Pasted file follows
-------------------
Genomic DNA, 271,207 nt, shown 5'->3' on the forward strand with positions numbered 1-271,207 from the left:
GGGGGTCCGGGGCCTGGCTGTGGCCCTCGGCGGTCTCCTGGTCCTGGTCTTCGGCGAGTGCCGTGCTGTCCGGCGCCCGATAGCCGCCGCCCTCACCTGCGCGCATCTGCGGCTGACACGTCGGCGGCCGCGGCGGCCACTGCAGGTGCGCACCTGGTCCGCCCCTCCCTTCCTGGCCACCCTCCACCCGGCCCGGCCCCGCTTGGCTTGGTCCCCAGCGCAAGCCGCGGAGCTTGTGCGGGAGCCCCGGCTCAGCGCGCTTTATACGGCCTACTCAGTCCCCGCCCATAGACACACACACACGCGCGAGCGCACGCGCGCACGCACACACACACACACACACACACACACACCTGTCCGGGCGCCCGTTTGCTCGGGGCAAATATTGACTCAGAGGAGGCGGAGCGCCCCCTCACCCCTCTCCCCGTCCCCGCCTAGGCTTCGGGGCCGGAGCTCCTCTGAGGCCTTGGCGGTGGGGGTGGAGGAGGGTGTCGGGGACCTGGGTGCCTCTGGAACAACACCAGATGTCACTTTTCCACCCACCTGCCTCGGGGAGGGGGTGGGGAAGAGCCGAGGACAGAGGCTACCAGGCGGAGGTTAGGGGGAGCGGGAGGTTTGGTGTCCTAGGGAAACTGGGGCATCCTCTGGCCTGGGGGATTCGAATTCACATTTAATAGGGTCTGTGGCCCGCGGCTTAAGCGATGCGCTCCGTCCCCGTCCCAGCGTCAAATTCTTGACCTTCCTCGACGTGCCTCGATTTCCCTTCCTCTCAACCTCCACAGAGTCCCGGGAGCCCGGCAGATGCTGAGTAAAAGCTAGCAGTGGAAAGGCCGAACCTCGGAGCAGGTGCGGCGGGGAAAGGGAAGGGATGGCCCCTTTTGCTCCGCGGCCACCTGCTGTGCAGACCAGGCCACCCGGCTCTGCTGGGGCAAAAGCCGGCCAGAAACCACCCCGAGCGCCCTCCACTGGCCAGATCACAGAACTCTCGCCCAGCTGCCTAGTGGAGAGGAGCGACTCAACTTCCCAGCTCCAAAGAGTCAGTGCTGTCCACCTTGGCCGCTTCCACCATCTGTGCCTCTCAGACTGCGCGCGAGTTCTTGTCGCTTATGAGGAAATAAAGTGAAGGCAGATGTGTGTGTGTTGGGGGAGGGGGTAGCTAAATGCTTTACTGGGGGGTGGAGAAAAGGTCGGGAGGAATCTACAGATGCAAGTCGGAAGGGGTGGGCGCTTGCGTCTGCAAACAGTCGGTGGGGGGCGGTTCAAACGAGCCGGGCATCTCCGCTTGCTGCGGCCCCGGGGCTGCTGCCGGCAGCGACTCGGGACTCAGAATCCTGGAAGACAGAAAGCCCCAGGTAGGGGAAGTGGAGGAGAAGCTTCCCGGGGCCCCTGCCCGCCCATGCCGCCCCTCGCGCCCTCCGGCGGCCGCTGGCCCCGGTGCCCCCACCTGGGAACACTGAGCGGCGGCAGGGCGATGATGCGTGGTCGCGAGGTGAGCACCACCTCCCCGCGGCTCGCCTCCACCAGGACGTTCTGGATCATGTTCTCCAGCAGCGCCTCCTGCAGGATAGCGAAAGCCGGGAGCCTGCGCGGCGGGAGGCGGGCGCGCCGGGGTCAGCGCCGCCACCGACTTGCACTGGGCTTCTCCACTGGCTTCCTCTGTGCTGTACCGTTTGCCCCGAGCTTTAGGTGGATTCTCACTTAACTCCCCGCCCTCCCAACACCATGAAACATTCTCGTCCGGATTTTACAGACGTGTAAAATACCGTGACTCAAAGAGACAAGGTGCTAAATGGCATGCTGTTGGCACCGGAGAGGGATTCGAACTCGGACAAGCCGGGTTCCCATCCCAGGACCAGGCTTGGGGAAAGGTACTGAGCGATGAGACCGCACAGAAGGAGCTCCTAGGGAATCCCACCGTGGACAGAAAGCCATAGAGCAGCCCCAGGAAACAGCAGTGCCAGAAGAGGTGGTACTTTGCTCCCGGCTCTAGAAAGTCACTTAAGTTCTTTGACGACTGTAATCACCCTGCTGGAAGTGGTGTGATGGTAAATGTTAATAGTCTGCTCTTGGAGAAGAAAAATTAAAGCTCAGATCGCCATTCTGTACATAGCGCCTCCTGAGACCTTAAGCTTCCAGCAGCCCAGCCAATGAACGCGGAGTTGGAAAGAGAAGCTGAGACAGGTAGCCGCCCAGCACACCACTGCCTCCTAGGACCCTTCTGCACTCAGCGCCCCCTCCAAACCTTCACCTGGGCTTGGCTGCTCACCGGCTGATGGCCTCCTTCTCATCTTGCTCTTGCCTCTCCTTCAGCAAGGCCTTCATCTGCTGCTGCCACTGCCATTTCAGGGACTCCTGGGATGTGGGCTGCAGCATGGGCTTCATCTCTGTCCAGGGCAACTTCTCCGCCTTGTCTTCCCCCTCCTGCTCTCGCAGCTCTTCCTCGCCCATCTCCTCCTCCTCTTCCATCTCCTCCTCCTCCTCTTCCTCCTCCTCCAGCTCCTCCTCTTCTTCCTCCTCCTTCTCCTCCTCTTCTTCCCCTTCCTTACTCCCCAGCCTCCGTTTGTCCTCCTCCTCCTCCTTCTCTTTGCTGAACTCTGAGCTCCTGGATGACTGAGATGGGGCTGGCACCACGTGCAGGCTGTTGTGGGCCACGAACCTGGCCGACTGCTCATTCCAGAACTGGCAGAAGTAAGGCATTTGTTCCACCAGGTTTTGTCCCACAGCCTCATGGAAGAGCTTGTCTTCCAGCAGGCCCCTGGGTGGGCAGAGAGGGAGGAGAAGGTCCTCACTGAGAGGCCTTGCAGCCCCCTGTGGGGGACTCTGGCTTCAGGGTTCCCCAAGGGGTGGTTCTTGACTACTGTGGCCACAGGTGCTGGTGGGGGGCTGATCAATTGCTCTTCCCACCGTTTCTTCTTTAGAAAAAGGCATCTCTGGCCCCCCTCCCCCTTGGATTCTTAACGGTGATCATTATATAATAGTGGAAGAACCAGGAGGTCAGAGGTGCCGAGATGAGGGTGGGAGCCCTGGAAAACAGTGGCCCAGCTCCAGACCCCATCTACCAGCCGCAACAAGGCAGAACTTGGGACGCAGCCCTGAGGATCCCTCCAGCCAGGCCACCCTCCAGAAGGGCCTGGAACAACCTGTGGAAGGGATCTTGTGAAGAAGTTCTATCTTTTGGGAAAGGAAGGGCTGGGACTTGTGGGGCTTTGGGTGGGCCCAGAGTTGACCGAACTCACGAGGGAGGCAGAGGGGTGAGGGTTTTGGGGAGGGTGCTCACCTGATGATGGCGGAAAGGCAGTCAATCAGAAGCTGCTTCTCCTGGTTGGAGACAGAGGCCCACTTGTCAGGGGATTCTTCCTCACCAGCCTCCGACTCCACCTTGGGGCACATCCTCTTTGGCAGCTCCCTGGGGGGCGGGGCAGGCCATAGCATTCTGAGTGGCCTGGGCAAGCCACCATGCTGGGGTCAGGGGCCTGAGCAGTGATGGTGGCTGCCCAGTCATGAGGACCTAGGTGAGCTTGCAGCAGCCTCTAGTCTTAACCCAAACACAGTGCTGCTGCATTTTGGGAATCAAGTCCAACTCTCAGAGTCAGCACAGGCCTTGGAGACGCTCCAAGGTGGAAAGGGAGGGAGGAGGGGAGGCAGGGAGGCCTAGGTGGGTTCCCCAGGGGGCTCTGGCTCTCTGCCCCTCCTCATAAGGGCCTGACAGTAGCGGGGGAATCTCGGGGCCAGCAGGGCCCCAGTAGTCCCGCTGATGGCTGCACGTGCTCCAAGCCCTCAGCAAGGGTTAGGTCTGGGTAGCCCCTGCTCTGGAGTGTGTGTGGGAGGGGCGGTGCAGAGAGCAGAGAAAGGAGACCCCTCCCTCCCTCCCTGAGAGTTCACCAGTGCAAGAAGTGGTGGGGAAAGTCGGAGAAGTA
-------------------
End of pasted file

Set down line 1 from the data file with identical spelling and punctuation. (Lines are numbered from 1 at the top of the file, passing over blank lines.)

Genomic DNA, 271,207 nt, shown 5'->3' on the forward strand with positions numbered 1-271,207 from the left: